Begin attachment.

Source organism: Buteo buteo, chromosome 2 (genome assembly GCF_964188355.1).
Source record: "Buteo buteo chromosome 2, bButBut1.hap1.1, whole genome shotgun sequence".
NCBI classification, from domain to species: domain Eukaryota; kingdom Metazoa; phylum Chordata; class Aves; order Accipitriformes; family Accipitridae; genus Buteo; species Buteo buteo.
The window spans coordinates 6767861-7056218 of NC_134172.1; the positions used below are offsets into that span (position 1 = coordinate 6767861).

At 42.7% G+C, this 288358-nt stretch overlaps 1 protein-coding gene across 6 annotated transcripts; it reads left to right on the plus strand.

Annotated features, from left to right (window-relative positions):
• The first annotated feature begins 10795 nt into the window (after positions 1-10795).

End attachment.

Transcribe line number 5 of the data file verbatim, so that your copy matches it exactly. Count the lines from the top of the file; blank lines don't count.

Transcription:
At 42.7% G+C, this 288358-nt stretch overlaps 1 protein-coding gene across 6 annotated transcripts; it reads left to right on the plus strand.